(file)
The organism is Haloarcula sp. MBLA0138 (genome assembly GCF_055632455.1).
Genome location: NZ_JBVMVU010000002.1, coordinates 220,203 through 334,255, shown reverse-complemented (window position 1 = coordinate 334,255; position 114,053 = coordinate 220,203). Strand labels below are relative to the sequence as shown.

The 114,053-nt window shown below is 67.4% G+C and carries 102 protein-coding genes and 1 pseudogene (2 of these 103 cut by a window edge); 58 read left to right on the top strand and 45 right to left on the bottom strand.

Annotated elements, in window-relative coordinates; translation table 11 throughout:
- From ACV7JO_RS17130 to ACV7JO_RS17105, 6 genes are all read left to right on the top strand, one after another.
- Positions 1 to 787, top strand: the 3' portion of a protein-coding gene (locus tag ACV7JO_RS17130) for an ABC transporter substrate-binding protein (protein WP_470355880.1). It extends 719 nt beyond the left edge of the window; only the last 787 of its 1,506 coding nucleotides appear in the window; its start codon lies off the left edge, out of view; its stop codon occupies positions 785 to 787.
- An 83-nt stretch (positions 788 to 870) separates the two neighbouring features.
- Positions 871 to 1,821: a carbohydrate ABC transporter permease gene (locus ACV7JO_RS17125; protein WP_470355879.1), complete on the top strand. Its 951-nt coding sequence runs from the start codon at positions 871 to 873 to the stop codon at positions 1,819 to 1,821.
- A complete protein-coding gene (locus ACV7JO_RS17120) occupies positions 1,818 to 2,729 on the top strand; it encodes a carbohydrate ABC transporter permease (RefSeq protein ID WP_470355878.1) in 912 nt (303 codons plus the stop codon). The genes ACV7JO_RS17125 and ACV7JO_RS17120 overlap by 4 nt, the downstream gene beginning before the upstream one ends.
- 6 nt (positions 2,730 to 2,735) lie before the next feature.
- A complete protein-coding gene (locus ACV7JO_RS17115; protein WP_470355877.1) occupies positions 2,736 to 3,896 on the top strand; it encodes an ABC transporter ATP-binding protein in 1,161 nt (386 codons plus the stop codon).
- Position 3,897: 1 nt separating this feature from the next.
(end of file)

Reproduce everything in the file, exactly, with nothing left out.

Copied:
The organism is Haloarcula sp. MBLA0138 (genome assembly GCF_055632455.1).
Genome location: NZ_JBVMVU010000002.1, coordinates 220,203 through 334,255, shown reverse-complemented (window position 1 = coordinate 334,255; position 114,053 = coordinate 220,203). Strand labels below are relative to the sequence as shown.

The 114,053-nt window shown below is 67.4% G+C and carries 102 protein-coding genes and 1 pseudogene (2 of these 103 cut by a window edge); 58 read left to right on the top strand and 45 right to left on the bottom strand.

Annotated elements, in window-relative coordinates; translation table 11 throughout:
- From ACV7JO_RS17130 to ACV7JO_RS17105, 6 genes are all read left to right on the top strand, one after another.
- Positions 1 to 787, top strand: the 3' portion of a protein-coding gene (locus tag ACV7JO_RS17130) for an ABC transporter substrate-binding protein (protein WP_470355880.1). It extends 719 nt beyond the left edge of the window; only the last 787 of its 1,506 coding nucleotides appear in the window; its start codon lies off the left edge, out of view; its stop codon occupies positions 785 to 787.
- An 83-nt stretch (positions 788 to 870) separates the two neighbouring features.
- Positions 871 to 1,821: a carbohydrate ABC transporter permease gene (locus ACV7JO_RS17125; protein WP_470355879.1), complete on the top strand. Its 951-nt coding sequence runs from the start codon at positions 871 to 873 to the stop codon at positions 1,819 to 1,821.
- A complete protein-coding gene (locus ACV7JO_RS17120) occupies positions 1,818 to 2,729 on the top strand; it encodes a carbohydrate ABC transporter permease (RefSeq protein ID WP_470355878.1) in 912 nt (303 codons plus the stop codon). The genes ACV7JO_RS17125 and ACV7JO_RS17120 overlap by 4 nt, the downstream gene beginning before the upstream one ends.
- 6 nt (positions 2,730 to 2,735) lie before the next feature.
- A complete protein-coding gene (locus ACV7JO_RS17115; protein WP_470355877.1) occupies positions 2,736 to 3,896 on the top strand; it encodes an ABC transporter ATP-binding protein in 1,161 nt (386 codons plus the stop codon).
- Position 3,897: 1 nt separating this feature from the next.